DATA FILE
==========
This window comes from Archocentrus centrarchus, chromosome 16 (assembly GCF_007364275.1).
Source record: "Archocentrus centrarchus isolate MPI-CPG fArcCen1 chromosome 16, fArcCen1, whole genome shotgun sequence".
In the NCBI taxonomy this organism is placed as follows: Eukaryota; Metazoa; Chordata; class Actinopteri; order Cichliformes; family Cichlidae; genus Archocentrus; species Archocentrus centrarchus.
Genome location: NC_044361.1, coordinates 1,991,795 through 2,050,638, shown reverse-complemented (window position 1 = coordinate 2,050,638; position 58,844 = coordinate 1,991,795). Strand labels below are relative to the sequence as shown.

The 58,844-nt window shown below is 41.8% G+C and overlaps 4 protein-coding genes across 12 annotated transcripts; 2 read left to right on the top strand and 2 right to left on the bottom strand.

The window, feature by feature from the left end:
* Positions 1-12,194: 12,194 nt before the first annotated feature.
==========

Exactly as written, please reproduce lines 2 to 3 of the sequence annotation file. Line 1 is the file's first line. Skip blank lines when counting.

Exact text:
Source record: "Archocentrus centrarchus isolate MPI-CPG fArcCen1 chromosome 16, fArcCen1, whole genome shotgun sequence".
In the NCBI taxonomy this organism is placed as follows: Eukaryota; Metazoa; Chordata; class Actinopteri; order Cichliformes; family Cichlidae; genus Archocentrus; species Archocentrus centrarchus.